Beetlejuice is an action platformer based on the hit movie of the same name. The game was developed by Rare and published by the infamous LJN. In this game, the player takes control of the ghost with the most, Beetlejuice, and must traverse through 5 levels, each containing several segments. Most of the game is played as a side-scrolling platformer, but some segments of the game are played from a top-down view. The first stage takes place in and around the Maitlands' mansion, where Beetlejuice eventually faces Otho Fenlock. In the second level, Beetlejuice is stuck in the sewer and eventually goes up against a giant frog. Beetlejuice also visits the graveyard, inside the Maitlands' mansion, and the afterlife waiting room.
The game also requires Beetlejuice to stomp on smaller bugs and defeat a few enemies by jumping on them, which results in points that the player can use at the shop to purchase Scares. However, the only way to see your total points is to visit the shops that are scarcely placed throughout some of the stages. Scares are weapons in the game that Beetlejuice can use to attack certain enemies; usually the bosses. However, these scares only offer a few shots each use, and getting hit even once nullifies the powerup.
The game was panned by critics for many reasons; the sluggish controls, confusing gameplay. The camera itself is even a problem; if the player moves down an area too fast for the camera, Beetlejuice will lose a life. The grinding and use of the Scares system was also a problem for the game. The game was also panned for not having a final boss. The game also has a plain-text ending, which many have said is not worth the frustration of persevering through the game.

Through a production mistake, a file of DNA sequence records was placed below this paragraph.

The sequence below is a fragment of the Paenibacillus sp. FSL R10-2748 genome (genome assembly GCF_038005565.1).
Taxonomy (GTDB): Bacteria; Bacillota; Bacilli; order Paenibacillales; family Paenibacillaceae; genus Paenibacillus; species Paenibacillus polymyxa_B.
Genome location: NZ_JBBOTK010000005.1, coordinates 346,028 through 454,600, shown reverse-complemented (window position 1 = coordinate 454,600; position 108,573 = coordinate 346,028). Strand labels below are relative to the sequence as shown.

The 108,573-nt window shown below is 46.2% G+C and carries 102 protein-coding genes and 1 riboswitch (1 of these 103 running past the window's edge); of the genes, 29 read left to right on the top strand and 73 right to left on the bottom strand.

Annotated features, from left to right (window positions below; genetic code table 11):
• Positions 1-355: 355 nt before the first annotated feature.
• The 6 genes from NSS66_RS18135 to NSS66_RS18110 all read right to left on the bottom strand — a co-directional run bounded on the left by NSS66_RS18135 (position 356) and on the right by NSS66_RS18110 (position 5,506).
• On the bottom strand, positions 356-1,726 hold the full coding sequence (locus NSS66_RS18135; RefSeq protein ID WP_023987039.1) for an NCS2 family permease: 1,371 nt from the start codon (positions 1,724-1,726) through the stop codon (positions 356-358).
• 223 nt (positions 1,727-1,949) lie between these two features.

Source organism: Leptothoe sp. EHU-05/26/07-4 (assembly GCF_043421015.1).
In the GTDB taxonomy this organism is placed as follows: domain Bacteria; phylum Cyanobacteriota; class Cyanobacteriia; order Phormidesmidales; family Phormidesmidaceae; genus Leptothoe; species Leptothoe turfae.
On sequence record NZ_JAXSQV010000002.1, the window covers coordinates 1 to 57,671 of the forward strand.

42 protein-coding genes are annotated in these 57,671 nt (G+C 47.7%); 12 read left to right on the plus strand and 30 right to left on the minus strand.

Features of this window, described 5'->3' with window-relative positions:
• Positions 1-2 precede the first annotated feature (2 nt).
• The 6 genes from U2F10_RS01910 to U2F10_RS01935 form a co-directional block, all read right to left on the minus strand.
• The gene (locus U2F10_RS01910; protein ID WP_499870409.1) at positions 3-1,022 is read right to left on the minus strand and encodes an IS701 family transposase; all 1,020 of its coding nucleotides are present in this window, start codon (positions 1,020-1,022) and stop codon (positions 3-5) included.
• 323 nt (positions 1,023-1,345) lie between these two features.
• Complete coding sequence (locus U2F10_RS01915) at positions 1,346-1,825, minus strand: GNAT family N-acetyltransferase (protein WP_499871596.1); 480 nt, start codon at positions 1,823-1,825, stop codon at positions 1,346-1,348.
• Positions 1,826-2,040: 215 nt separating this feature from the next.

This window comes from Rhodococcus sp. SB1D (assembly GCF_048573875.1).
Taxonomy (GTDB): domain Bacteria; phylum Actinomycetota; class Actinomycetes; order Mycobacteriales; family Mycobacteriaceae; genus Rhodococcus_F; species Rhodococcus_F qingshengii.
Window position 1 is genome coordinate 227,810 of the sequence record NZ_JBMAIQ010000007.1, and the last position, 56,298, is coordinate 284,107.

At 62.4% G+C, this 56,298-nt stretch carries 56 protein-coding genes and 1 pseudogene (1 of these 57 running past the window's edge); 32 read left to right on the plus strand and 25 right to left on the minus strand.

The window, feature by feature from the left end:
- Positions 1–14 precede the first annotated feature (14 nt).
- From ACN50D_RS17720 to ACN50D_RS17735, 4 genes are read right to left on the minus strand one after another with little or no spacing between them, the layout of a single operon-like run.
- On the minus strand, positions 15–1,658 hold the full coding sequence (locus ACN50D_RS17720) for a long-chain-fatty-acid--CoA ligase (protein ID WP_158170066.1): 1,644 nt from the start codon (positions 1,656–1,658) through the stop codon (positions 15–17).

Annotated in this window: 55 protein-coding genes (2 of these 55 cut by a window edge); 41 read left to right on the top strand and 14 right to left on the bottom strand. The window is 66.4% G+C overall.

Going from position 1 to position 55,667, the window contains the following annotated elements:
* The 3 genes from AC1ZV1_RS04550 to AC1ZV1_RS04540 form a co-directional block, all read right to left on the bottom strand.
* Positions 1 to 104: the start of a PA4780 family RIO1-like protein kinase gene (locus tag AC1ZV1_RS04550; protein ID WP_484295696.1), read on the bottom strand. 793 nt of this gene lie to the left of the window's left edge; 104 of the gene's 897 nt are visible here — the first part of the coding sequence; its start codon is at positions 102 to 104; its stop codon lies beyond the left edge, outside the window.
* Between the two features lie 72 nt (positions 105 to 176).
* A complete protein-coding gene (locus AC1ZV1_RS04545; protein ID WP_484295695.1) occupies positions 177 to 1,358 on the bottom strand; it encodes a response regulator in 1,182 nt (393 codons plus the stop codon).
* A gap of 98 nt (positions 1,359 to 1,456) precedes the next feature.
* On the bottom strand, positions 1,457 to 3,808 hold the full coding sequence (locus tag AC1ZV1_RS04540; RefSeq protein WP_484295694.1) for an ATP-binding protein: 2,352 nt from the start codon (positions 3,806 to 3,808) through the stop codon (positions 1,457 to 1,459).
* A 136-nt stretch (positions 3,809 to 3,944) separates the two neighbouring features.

A Game Boy version, also by Rare and LJN was released, but is a completely different game, and is based on the cartoon as opposed to the movie
This page needs more screenshots.
Beetlejuice does not contain any of the familiar Danny Elfman scores from the movie, but what is here is a cheery, yet spooky soundtrack composed by David Wise of Donkey Kong Country fame. Each stage has its own theme, which is lengthy; this is good, since each stage takes quite a while to complete. Most of the music has an admittedly unfitting happy tone to it, but some of the songs, such as the penalty room and the the Maitlands' house have a more somber approach to them. Wise also adds some atmospheric elements to each song.
The song titles and track orderings come from the NSFE file.
To write music on the NES, David had to write the music in 6502 assembly language.
|01||Title Screen||David Wise||1:07||Download|
|03||Level 1: The Village||David Wise||2:21||Download|
|04||Level 2: Storm Drains||David Wise||2:24||Download|
|05||Level 3: Maitlands' House ~ The Attic||David Wise||2:37||Download|
|06||Level 4: Graveyard||David Wise||2:44||Download|
|07||Level 5: Afterlife Waiting Room||David Wise||2:33||Download|
|08||Penalty Room (Saturn)||David Wise||3:03||Download|
|09||Level Clear||David Wise||0:03||Download|
|10||Lose Life||David Wise||0:05||Download|
- Recorder: Doommaster1994
- Game Credits:
(Source: Verification from composer; game lacks credits.)
Like most of Rare's NES games, this one does not contain credits. According to various staff at Rare, this was to prevent their employees from job offers from other companies. We have contacted David Wise who has verified composing the game's soundtrack. Mark Betteridge may have also been responsible for the game's sound effects.
Ripping NSF music is an arduous process that is beyond the scope of this site.
The game uses the NES's RP2A03. It uses the later revision of Rare's sound driver, originally created by Rare founder Chris Stamper and modified by Mark Betteridge.
- mobygames.com/game/beetlejuice_ - MobyGames.
- gamefaqs.gamespot.com/nes/587129-beetlejuice - GameFAQs.
- en.wikipedia.org/wiki/Beetlejuice_(video_game_series)#Beetlejuice_(1991) - Wikipedia.